Q&A with our founder, Janet Selcer

August 2020

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As Steps to Success enters its 20th year of leveling the playing field for Brookline students, we are pleased to share this conversation Development and Communications Associate Tom McGrath enjoyed with our founder and champion for educational equity, Janet Selcer.

 

Having founded Steps in 2001, Ms. Selcer speaks fondly and eloquently about our early days, the impact we have had on the Brookline community, and why advancing our mission remains critical to this day.

 

Ms. Selcer will forever be instrumental in giving Steps its start and powering us to a place where we can thrive. Words could never fully capture our gratitude, but we so appreciate Ms. Selcer’s dedication to our students and their success.

Can you share some background about your experience founding Steps in 2001?

 

“There was short grant money to hire someone to bring together the parent population at the Lincoln School. What I found was that people were really far apart from each other, and from each other’s lives, especially among low-income families in the community. It was apparent that there was a lot of isolation there, all of which were signs of income inequality. I worked directly in public housing during my first five years in Brookline, and it was clear that if students and parents weren’t coming to school, then I needed to go to them. So, along with a parents committee, I developed the High Street Veterans Youth Activities Program, in response to parents wanting more activities they could do with their kids. While these developments were serving some basic needs for programming, they were not engaging parents directly with school or their children with school. That connection needed to be developed.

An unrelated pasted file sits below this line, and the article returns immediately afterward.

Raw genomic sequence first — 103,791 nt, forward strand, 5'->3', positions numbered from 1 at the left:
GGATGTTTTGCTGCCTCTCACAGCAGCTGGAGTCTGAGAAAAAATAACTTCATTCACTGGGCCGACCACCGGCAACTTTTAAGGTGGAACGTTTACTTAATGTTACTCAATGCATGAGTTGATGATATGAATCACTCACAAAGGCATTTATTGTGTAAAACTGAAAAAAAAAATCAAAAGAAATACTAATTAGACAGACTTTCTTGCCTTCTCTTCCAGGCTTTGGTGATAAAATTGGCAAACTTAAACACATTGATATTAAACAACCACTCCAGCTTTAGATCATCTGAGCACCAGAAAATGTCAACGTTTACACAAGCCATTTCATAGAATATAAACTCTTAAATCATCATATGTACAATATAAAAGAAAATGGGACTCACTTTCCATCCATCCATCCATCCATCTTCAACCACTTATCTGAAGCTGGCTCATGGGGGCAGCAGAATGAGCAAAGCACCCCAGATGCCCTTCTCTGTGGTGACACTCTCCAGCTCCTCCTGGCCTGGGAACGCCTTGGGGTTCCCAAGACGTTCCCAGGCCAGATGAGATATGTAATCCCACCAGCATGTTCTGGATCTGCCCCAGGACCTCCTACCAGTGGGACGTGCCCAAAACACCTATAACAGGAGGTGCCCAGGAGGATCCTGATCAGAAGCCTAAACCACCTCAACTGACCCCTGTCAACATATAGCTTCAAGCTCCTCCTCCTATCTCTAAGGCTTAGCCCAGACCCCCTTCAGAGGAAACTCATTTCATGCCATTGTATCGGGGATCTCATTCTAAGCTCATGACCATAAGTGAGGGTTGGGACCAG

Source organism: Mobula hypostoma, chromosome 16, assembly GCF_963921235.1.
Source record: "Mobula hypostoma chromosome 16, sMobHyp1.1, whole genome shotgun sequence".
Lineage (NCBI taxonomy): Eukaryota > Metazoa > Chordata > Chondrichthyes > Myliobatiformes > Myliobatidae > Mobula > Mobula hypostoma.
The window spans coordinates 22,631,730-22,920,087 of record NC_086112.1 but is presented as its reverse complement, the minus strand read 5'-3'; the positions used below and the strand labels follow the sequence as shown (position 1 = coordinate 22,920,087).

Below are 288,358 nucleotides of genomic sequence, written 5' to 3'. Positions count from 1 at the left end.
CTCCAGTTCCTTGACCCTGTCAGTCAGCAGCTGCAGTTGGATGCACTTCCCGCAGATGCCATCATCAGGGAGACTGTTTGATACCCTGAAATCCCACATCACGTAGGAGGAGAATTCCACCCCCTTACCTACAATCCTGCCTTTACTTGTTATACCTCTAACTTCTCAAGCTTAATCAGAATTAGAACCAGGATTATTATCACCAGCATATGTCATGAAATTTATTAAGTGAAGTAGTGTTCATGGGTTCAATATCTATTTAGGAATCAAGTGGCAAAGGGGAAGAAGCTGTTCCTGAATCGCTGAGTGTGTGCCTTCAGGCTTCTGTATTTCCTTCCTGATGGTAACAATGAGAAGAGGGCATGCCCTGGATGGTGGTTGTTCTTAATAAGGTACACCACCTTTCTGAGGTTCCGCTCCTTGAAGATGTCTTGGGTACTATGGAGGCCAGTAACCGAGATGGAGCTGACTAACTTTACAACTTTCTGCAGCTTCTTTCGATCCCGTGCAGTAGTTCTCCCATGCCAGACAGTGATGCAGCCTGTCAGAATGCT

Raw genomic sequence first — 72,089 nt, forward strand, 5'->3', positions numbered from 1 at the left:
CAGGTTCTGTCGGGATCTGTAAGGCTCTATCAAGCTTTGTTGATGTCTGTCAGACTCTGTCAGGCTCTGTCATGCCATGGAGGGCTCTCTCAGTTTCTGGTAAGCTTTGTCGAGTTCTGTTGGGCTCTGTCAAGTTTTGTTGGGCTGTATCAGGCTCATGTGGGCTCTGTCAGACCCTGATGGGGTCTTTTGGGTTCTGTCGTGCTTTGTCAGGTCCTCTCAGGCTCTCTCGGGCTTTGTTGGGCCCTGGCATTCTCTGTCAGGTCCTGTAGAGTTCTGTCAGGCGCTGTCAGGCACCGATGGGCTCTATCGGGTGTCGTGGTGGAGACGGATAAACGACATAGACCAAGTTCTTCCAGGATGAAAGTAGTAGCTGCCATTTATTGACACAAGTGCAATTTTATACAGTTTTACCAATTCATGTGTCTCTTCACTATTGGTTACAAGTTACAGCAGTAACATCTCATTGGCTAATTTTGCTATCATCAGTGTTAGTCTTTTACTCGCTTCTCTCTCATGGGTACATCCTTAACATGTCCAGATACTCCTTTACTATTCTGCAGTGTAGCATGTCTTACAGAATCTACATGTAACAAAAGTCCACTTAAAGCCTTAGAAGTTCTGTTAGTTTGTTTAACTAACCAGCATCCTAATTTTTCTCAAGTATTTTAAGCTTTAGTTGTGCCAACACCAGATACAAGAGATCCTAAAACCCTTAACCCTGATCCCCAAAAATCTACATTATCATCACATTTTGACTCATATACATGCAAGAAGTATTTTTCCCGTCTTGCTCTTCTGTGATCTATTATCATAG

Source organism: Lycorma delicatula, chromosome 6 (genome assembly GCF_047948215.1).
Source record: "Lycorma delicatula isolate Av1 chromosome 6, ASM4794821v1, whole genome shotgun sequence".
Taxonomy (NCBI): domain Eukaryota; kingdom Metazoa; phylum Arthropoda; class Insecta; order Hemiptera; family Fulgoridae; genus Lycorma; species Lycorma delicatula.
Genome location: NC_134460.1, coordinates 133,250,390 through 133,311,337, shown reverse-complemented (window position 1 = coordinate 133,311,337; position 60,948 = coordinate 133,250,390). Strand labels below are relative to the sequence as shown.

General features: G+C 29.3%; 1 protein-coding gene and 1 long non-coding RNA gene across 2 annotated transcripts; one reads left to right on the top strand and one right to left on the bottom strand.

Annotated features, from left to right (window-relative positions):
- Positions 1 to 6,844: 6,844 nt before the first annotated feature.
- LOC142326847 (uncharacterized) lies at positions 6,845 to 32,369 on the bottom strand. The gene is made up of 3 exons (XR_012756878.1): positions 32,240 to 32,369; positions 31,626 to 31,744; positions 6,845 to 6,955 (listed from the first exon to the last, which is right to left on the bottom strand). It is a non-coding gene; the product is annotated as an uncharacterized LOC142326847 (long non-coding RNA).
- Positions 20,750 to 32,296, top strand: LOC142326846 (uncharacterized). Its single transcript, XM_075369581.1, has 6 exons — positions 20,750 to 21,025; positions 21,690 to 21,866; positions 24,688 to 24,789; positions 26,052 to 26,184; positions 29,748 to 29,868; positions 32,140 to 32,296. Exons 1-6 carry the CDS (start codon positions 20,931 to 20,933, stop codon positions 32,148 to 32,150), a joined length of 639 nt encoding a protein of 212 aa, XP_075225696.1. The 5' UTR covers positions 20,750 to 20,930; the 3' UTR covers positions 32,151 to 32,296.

The next step was developing a community-wide coalition, because it was clear that the issues facing kids at the Lincoln School were facing those in the other developments as well. A system-wide effort was needed to close the huge gaps in programming for low-income students and families. The Brookline School-Community Partnership, as it became known, involved several of the principals, some of the guidance counselors, the BHA director, a Public Schools of Brookline (PSB) administrator, social services providers, representatives from the recreation department, and some of the parents from the housing developments. The Partnership decided to focus on students living in public housing, where we felt the need was greatest.

 

In 2001, we applied for a Gear Up Grant [from the U.S. Department of Education] in a category for organizations working in public housing, and we got it. But the thing about this grant was that it was way more money than we had before, and was initially a five-year grant, so it really changed everything. We were able to hire staff, particularly advisors who are the keys to developing relationships with the students and families and following them along their journeys, start conducting home visits, and began offering more programs, many of which are still thriving today. We really stretched Gear Up’s guidelines. They wanted to start funding in the 7th grade, but we insisted on the 4th grade, following our students through high school. And that is what launched Steps to Success.”